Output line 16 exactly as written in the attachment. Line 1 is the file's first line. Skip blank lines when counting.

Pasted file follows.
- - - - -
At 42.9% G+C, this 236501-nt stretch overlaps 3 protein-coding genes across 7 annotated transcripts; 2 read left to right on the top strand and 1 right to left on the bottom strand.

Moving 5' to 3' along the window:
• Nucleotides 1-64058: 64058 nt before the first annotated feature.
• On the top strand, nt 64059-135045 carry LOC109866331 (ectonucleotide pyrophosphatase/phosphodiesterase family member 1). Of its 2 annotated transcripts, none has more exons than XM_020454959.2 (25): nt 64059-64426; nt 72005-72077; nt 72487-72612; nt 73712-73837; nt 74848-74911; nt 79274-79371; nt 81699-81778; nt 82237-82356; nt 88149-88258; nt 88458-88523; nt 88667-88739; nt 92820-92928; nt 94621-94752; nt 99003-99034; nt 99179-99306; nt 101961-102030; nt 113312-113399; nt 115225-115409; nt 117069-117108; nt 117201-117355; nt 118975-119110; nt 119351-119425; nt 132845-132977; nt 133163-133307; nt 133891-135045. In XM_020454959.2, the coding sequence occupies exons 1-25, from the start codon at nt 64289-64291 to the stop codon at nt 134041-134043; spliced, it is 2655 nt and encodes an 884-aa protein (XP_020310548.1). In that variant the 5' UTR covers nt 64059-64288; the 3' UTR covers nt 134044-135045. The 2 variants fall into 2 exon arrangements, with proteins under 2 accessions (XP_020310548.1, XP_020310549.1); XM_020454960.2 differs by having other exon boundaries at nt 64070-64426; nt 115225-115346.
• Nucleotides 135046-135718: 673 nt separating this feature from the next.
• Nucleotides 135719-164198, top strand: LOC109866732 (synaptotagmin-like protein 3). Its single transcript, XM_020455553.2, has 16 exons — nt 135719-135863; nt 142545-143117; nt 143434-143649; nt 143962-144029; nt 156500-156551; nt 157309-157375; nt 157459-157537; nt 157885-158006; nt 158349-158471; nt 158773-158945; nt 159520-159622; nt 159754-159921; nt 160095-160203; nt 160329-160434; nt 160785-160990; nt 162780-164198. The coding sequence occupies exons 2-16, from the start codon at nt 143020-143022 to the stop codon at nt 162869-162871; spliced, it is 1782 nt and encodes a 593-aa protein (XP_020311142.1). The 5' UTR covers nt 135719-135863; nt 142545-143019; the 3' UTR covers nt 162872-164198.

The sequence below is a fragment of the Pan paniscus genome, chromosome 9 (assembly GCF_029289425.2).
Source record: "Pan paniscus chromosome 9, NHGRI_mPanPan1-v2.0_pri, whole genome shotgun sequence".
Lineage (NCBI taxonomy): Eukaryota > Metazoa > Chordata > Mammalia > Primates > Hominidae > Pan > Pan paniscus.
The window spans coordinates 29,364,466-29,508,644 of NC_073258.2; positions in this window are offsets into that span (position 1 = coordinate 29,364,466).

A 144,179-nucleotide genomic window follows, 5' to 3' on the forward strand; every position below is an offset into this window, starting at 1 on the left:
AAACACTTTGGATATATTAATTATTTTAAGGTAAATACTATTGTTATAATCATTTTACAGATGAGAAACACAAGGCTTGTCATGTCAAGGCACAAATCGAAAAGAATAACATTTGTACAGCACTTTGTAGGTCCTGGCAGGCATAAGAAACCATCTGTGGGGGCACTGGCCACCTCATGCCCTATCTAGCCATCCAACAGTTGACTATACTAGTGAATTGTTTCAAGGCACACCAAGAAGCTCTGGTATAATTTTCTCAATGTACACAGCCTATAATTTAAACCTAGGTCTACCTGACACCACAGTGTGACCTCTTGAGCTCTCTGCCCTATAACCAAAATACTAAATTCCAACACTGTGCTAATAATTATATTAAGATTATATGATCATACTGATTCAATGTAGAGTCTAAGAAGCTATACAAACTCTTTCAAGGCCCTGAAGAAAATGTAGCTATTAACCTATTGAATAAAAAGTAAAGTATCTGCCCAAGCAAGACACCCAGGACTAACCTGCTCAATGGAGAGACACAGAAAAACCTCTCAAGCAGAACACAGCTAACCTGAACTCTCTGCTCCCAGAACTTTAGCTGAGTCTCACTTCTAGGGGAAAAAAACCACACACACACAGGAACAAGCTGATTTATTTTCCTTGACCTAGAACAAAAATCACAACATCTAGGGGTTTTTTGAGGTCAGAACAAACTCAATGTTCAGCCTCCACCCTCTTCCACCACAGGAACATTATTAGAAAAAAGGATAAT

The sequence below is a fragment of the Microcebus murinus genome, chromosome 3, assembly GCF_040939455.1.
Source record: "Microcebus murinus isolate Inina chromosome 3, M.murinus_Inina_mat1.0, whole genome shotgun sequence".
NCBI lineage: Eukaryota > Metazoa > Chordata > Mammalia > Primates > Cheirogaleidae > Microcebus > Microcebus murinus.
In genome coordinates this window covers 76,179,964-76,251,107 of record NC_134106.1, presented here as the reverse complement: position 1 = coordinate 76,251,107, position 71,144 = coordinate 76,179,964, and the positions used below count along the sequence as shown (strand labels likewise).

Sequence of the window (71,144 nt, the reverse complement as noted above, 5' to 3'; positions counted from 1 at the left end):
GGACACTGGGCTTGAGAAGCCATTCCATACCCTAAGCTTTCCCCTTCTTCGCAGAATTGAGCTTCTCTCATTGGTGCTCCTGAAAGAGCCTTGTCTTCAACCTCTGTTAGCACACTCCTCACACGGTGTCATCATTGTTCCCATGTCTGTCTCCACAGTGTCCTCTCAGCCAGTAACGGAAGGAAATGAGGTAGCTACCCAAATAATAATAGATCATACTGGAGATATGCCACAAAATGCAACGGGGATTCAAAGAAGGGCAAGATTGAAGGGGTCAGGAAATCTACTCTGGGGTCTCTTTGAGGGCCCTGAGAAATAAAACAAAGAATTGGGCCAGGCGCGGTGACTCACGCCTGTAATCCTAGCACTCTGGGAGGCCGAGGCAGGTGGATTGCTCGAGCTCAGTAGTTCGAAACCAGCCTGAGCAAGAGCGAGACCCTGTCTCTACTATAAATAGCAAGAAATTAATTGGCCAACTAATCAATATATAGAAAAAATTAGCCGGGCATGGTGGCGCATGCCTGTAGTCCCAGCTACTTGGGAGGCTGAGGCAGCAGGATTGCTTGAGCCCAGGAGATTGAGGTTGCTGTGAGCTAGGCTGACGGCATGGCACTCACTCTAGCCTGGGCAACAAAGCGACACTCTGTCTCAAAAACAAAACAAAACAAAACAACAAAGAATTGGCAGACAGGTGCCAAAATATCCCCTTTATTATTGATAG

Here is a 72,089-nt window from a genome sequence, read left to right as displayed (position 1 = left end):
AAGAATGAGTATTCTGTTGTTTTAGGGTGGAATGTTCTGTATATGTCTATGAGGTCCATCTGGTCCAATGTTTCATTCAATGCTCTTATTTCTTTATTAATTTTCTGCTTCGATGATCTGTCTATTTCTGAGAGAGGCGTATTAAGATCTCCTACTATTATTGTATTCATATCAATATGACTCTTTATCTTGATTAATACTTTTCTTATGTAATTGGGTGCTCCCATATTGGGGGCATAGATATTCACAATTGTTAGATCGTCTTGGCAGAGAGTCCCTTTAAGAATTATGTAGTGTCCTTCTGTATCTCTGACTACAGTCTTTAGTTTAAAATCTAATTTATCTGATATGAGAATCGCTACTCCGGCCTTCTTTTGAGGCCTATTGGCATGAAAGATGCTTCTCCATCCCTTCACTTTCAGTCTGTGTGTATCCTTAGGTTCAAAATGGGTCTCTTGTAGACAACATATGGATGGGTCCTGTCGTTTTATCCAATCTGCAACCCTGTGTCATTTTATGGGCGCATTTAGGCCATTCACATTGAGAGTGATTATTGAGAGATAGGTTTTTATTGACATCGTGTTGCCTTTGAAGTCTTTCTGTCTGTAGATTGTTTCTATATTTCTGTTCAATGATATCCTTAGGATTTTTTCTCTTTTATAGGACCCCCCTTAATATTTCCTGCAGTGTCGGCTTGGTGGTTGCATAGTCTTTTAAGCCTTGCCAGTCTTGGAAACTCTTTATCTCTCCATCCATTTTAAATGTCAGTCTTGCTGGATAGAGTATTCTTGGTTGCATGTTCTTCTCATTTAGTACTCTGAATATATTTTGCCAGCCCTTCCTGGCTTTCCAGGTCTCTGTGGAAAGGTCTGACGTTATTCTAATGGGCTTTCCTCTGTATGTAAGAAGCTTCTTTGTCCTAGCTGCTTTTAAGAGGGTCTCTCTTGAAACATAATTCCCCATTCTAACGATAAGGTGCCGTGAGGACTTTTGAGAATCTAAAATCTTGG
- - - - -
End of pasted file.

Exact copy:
In genome coordinates this window covers 76,179,964-76,251,107 of record NC_134106.1, presented here as the reverse complement: position 1 = coordinate 76,251,107, position 71,144 = coordinate 76,179,964, and the positions used below count along the sequence as shown (strand labels likewise).